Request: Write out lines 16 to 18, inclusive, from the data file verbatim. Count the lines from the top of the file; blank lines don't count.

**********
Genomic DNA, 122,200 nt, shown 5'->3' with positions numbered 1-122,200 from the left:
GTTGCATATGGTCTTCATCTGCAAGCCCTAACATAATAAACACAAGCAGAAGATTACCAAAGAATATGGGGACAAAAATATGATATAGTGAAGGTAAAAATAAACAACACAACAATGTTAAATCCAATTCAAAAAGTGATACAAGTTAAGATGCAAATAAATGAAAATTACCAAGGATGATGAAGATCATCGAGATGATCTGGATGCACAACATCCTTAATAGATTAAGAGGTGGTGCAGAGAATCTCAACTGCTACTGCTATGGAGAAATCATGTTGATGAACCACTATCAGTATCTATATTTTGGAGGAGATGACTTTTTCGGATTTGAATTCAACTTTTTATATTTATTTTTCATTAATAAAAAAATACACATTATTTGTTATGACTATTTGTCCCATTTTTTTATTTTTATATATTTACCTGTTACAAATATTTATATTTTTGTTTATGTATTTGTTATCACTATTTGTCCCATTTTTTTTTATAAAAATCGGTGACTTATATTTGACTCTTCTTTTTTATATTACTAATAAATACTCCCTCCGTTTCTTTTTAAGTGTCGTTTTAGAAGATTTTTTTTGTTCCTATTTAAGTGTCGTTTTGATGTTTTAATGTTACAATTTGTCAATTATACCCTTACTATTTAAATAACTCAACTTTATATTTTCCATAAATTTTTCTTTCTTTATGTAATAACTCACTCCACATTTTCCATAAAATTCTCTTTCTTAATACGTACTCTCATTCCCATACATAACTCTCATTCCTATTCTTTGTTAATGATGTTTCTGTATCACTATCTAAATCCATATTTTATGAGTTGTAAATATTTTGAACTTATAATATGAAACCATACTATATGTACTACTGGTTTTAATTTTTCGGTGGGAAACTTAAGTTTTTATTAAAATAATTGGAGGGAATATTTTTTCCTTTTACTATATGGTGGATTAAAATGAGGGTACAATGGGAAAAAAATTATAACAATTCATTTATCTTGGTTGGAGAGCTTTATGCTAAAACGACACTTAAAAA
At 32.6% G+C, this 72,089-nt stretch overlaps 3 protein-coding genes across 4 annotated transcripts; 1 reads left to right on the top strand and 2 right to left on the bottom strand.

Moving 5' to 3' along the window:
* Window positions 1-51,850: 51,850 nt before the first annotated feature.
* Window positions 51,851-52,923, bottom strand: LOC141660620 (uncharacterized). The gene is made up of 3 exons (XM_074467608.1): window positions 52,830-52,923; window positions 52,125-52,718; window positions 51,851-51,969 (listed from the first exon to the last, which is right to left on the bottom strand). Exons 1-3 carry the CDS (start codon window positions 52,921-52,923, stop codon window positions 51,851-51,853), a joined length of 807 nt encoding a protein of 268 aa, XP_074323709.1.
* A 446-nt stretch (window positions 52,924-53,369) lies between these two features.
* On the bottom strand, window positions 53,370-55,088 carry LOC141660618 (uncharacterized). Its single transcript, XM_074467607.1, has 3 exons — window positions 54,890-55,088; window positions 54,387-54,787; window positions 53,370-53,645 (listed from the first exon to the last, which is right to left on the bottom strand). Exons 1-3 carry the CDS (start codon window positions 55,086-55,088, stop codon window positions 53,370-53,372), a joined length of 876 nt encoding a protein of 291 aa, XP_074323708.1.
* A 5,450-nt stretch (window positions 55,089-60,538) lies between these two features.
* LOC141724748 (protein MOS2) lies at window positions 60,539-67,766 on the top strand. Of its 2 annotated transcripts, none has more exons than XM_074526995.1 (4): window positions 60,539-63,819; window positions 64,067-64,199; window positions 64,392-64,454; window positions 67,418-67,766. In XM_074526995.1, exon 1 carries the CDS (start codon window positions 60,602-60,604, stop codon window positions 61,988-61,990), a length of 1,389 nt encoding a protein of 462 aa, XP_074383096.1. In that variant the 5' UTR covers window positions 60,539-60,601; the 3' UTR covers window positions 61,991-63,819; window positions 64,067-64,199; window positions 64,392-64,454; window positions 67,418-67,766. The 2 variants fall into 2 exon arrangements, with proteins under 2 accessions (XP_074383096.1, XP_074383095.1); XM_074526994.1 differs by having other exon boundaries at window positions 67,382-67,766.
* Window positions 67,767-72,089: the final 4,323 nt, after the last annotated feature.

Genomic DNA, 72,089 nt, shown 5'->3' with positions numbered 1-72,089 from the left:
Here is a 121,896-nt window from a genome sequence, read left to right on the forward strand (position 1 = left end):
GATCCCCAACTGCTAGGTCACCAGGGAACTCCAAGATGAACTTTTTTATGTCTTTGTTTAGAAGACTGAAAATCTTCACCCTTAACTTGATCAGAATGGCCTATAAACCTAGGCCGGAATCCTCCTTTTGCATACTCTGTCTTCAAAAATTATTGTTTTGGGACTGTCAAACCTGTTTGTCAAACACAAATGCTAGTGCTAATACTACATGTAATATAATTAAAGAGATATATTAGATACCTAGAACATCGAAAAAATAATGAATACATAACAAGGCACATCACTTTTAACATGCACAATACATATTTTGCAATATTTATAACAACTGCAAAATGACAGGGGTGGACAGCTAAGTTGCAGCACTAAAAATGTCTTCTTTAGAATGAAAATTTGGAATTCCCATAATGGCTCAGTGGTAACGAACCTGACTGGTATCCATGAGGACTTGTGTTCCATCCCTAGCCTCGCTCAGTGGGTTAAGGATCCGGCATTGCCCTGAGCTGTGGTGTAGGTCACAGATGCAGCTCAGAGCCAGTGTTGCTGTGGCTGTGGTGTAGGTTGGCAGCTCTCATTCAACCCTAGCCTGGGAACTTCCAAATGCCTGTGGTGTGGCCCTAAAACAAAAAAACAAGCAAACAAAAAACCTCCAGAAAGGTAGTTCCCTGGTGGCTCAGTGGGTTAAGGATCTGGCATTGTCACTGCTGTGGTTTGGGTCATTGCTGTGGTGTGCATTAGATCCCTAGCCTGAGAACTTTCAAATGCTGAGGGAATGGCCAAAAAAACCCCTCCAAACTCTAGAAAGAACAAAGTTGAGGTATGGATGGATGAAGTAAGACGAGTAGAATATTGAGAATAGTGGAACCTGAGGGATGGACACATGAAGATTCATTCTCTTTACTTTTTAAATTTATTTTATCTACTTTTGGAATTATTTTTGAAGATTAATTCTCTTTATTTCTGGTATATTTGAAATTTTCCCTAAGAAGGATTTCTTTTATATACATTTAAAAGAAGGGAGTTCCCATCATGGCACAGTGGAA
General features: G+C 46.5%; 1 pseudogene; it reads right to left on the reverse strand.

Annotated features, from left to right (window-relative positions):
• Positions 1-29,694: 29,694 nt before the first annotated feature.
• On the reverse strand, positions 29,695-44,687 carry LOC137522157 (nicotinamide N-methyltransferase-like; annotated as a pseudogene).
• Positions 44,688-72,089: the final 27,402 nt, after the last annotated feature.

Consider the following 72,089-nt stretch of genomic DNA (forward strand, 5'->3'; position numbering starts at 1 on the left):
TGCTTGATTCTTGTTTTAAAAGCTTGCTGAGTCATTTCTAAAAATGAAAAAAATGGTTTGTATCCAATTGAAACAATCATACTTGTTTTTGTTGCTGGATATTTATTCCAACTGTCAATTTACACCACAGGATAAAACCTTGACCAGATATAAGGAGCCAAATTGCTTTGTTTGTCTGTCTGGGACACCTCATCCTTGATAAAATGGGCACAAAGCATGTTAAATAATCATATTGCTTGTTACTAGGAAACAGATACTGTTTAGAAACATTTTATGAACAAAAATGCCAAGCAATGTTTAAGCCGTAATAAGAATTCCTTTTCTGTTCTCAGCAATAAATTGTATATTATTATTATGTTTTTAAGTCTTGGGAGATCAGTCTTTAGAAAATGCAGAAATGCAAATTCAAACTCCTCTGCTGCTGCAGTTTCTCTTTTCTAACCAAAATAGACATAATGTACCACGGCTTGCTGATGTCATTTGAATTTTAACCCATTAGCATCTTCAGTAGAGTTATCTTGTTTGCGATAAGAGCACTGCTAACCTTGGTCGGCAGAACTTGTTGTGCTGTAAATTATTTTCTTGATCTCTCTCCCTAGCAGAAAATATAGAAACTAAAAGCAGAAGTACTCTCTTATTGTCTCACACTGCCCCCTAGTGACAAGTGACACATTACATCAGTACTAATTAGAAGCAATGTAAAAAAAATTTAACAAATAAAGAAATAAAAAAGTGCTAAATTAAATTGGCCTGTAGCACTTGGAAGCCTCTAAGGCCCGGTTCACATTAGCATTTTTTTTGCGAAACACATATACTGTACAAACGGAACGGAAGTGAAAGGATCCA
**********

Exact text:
Annotated features, from left to right (window-relative positions):
• Positions 1-29,694: 29,694 nt before the first annotated feature.
• On the reverse strand, positions 29,695-44,687 carry LOC137522157 (nicotinamide N-methyltransferase-like; annotated as a pseudogene).